Struggling Beef Prices Catch Up With Stocker-Feeder Cattle

Unfettered supply-driven price gains in the calf and feeder markets finally encountered some stiff headwinds last week.

Wes Ishmael

April 9, 2012

4 Min Read
Struggling Beef Prices Catch Up With Stocker-Feeder Cattle

Unfettered supply-driven price gains in the calf and feeder markets finally encountered some stiff headwinds last week. Resistance came from several directions, including negative outside markets, lower boxed beef values, seasonal price pressure, continued worries about beef demand overall, as well as concerns about the ultimate effect from the furor surrounding lean finely textured beef.

Feeder cattle and calves traded $4-$8/cwt. lower, with plenty of instances of as much as $15.cwt. lower for calves lighter than 500 lbs., according to the Agricultural Marketing Service (AMS).

“Grass interests are weakening and the grazing condition of the available calves is not as attractive to buyers,” explained the AMS reporter at St. Joseph Stockyards in Missouri Wednesday. “In addition, sharply lower cattle futures and higher grain prices have hit home…”

Cash fed cattle prices ended the week $3-$4/cwt. lower on a live basis ($123-$124) and a smooth $8/cwt. lower on a dressed basis ($192-$194).

“Continuing losses in the slaughter cattle market, accompanied with severe losses in the CME live cattle and feeder cattle board has put a very bleak forecast to the buying of feeder cattle,” said the AMS market reporter at Winter Livestock Feeder Cattle Auction in Dodge City Wednesday.

For perspective, week-to-week nearby Feeder Cattle (Apr-Aug) were down $2.55 in spot April to $3.82 lower in August. Nearby week-to-week Live Cattle futures (Apr-Aug) were down $4.17 in spot April to $2.72 lower in August.

“Feedlot managers were working with a positive basis of $4-$5 that helped make many of this week’s close-out pens reach their breakeven,” AMS analysts explained Friday.  “The problem is that the alleys are full of cattle that wash in the mid $130’s, and the hope of feed cost relief does not appear to be developing.”

In fact, AMS analysts explain, “The events that released the trapdoor on this week’s feeder markets were largely the previous week’s USDA crop report that lowered quarterly corn stockpiles and the ensuing Chicago frenzy that sent nearby corn contracts up the limit and cattle futures down over $2.”

Packers continue drowning in red ink, too. Week-to-week, Choice boxed beef cutout values were down another $5.76/cwt. on the week; Select was another $7.10 lower. Worse, Choice boxed beef cutout values are $20.50/cwt. lower month-to-month and Select is $19.45/cwt. lower.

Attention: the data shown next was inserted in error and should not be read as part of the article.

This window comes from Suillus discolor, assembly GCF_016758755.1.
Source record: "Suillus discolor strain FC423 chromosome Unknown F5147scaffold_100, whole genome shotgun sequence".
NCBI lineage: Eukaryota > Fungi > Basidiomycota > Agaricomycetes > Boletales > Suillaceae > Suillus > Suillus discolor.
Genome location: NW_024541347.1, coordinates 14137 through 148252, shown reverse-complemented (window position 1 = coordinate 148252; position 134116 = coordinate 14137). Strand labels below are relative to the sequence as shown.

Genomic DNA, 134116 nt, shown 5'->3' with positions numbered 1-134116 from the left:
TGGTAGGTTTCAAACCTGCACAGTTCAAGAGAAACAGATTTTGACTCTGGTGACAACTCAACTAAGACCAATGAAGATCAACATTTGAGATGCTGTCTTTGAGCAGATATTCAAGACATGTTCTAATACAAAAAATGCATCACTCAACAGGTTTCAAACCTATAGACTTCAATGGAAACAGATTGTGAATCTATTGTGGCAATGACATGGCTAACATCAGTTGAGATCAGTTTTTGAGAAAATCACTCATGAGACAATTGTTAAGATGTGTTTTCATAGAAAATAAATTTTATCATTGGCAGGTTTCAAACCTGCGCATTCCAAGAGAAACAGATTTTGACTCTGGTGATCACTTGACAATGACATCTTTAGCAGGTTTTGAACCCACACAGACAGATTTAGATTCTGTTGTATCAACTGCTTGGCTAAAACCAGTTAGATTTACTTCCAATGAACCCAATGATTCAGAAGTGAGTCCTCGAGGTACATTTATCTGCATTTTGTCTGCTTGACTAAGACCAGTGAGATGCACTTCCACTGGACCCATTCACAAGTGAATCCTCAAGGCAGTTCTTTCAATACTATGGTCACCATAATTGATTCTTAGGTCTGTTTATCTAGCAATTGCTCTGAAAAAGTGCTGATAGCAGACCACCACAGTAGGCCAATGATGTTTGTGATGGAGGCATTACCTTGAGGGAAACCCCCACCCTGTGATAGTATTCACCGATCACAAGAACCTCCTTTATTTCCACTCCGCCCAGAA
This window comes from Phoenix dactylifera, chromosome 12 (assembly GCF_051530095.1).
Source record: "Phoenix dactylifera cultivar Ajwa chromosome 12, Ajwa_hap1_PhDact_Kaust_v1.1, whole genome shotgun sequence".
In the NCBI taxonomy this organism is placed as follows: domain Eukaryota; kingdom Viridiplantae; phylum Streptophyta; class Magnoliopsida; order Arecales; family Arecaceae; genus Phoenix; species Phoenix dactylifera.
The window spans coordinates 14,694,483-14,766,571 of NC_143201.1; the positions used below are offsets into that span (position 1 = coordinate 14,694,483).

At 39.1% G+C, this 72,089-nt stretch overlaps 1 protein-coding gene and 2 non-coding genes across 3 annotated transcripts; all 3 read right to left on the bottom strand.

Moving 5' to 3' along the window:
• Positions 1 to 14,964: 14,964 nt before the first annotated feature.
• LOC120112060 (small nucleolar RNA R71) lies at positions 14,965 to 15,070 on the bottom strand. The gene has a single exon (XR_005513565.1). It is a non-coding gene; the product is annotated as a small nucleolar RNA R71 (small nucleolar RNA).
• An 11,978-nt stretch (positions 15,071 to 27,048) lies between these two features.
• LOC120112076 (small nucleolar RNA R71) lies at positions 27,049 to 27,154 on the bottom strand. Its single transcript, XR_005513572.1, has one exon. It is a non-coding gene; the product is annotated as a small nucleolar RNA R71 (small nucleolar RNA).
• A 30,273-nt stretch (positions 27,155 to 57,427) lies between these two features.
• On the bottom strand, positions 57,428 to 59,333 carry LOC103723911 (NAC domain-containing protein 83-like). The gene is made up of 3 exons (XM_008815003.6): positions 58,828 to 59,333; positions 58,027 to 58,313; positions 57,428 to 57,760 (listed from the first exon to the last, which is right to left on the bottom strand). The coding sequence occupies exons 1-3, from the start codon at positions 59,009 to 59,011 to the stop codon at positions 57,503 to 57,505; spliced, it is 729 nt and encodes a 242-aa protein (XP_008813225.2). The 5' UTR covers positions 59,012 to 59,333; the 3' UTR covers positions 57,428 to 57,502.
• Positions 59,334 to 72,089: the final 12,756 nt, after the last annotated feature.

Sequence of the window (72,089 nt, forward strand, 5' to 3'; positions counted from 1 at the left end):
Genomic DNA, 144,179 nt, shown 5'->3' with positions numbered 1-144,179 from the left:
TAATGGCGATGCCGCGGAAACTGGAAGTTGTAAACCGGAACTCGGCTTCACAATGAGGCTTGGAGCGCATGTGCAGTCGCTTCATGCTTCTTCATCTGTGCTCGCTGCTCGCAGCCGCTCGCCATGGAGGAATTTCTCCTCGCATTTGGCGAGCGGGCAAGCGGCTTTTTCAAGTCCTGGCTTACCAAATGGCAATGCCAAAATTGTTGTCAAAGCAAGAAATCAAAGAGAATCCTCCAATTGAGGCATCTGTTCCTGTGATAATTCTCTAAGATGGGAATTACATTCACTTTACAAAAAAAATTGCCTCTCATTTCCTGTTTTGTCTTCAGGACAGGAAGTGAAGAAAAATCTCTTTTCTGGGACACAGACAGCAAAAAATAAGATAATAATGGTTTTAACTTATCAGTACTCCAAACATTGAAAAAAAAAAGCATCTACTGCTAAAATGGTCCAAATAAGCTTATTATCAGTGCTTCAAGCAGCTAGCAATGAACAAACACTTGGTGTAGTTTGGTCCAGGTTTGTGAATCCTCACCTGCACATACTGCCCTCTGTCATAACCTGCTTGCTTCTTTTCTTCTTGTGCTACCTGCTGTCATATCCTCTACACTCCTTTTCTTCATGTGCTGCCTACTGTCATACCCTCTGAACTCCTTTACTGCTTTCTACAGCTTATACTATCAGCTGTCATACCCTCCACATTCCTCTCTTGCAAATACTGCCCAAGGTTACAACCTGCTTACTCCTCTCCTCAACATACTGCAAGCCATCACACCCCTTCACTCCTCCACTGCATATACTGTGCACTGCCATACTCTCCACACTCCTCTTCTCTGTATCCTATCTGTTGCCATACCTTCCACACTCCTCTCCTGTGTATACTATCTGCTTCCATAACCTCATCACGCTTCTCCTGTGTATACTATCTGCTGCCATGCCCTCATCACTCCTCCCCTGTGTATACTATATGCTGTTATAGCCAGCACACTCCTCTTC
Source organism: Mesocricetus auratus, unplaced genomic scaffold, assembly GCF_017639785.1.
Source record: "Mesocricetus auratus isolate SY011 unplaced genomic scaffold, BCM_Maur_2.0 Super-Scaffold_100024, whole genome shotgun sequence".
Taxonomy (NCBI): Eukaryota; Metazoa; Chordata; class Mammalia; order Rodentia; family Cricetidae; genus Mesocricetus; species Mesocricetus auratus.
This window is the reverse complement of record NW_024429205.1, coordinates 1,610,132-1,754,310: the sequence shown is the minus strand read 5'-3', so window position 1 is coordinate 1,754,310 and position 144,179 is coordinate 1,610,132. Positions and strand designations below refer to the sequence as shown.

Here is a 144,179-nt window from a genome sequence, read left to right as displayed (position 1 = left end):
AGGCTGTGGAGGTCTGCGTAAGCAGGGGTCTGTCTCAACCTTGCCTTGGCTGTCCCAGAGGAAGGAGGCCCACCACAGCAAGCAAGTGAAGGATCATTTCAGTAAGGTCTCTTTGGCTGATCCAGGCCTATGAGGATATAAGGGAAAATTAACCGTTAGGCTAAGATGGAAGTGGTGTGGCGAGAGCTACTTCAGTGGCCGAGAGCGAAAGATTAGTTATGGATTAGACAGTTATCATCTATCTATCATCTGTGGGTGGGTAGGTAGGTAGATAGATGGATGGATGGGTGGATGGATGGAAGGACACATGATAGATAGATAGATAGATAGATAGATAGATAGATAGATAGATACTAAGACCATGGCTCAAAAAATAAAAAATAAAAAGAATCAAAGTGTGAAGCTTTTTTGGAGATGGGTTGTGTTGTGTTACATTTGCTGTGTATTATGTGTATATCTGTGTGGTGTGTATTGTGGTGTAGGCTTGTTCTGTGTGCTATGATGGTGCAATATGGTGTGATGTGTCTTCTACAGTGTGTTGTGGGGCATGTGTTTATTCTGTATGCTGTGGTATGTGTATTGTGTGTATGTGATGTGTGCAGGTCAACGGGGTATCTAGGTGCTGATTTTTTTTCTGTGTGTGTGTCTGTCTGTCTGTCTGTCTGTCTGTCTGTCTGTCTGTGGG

To be fair, Derrell Peel, Extension livestock marketing specialist at Oklahoma State University, points out the price of loins—the costliest primal in the carcass—is stronger than a year ago. Plus, Peel sees more reliance by retailers on the spot wholesale market, which he believes adds to the price volatility seen in that market in recent months.

Kevin Good, market analyst with Cattle-Fax, pointed out at last week’s annual meeting of the Texas and Southwest Cattle Raisers Association (TSCRA) that higher year-to-year net beef supplies are adding to the current dilemma. He explains higher net beef supplies are largely a product of slower export beef sales and increasing carcass weights.

However, Good noted that the significantly smaller supply of calves outside feedlots Jan. 1 suggests declining feedlot placements beginning in the second quarter and subsequently reduced fed cattle supplies.

Currently, though, Good pointed out record-high beef prices limit retailer ability to feature beef. He says retail beef featuring is running significantly below the three-year average as competing proteins leverage their comparative price advantage.

Conversely, food service continues to pick up steam.

According to the National Restaurant Association’s (NRA), increasing same-store sales and traffic are bolstering the optimism of restaurant operators. That organization’s National Restaurant Performance Index—a monthly composite index that tracks the health of and outlook for the U.S. restaurant industry—was up again in February.

“In addition, restaurant operators are bullish about sales growth in the months ahead, while their outlook for the economy remains cautiously optimistic,” explains Hudson Riehle, senior vice president of NRA's Research and Knowledge Group.

“Perhaps the most positive indicator is the optimistic outlook for staffing levels in the months ahead,” Riehle adds. “Only 7% of restaurant operators expect to reduce staffing levels in the next six months, the lowest level in nearly eight years.”

Jim Robb, director of the Livestock Marketing Information Center, says, “At these prices, consumers are careful buyers. For the last two years we’ve expected some consumers to trade away from beef, but it hasn’t happened yet.” Rather than turn away from beef, Robb believes consumers are figuring out ways to stretch further their beef purchases.

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